As/Is







7.01.2015


That, or Thou...

Shelley's conception of nature, as presented in Mont Blanc, hinges on an essential perceived duality- what is sublime against what is "ghastly, scarred, and riven." That the Ravine of Arve is referred to as "that, or thou" is significant- "that," third-person nature, or "it" nature, can be taken to signify the ghastly, scarred, riven aspect of this "clear universe of things"; "thou," second-person nature, or "you-nature," can be taken to signify the natural majestic or sublime, companionable and personal against "it." Shelley has, at his disposal, models and/or conceptions to gauge what best represents the Power or "secret strength of things" which is seen to under-gird both nature and human thought- the mind's musings on itself (self-reflexive musings), or the equally self-reflexive pursuit of  poetic/creative "ghosts," or a language/linguistic universe. That Shelley opts for visible, material Nature, in its duality, as the most workable model or synecdoche of this Power indicates that Shelley's conclusions seem to follow an imperative drive towards the crowning of empiricism or materialism over imagination, in a manner that Kant might approve of. It is the streak of a scientific ethos in an aesthetic context, and purifies Shelley's conclusions: re-affirmations of duality.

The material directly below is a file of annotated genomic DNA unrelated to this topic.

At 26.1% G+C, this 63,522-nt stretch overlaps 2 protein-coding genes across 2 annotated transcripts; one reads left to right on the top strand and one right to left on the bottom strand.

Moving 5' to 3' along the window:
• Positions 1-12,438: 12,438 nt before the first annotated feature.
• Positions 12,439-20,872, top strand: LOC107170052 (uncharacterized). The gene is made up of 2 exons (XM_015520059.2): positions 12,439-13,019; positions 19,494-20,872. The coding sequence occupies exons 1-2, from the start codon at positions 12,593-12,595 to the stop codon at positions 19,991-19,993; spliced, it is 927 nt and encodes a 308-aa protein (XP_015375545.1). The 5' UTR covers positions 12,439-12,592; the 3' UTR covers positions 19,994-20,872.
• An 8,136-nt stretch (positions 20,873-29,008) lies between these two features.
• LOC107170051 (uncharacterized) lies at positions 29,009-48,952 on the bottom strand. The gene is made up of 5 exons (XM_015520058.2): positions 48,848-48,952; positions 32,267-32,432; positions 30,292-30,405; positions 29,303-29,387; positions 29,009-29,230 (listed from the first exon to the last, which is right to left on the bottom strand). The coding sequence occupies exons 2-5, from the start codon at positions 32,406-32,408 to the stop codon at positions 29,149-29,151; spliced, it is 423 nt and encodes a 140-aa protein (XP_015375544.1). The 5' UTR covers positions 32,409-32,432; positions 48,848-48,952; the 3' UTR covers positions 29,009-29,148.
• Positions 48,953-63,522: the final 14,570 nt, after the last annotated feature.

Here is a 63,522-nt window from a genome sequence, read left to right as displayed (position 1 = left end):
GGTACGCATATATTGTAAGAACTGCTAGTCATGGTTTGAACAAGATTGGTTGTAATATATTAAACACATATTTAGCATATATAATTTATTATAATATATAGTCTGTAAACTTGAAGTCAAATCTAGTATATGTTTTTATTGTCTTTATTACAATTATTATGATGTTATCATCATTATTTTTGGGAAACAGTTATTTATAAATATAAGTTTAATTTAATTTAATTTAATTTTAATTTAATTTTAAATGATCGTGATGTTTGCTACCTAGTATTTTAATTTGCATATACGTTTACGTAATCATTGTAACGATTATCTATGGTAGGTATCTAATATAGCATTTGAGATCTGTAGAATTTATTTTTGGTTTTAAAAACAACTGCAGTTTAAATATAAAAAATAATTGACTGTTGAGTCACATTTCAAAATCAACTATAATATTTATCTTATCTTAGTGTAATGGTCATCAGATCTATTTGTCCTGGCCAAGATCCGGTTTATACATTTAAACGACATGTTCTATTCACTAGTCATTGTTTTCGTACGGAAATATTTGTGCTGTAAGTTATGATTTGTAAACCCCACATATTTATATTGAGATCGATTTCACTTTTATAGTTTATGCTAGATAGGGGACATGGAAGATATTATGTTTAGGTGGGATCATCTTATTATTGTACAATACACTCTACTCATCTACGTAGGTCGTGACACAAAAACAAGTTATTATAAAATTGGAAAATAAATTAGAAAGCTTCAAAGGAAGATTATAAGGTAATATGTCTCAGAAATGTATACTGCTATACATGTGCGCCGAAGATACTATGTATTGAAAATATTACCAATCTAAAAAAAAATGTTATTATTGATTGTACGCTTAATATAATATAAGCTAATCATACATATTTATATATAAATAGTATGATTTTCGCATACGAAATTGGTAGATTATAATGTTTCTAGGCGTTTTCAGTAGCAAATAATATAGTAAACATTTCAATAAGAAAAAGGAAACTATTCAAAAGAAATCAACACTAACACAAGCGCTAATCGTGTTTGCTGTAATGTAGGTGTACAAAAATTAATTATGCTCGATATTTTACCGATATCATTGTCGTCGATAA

Keats, in comparison, likes things companionable all the way through. He attempts to impose "thou" status on everything, and to live in, and write from, a resolutely personal universe. Not just personal; a personal universe tinged by imagination into an ultra-personal, or hyper-personal universe. The first line of Grecian Urn, "Thou still unravish'd bride of quietness..." gives (to some extent) the entire anti-empirical game away. Oddly enough, Keats' connection to "that," to a third-person situation, context, or universe, is manifested by the mysteries of his prosody- where it comes from, its power and secret strength, how it manifests. It is not, it must be noted, particularly accounted for by Keats himself; he is, in Romantic terms (apropos here), the conduit or channel for it, and absolved by this position from the rigors of having to account for its empirical manifestation (or, as they said in Regency England, "numbers").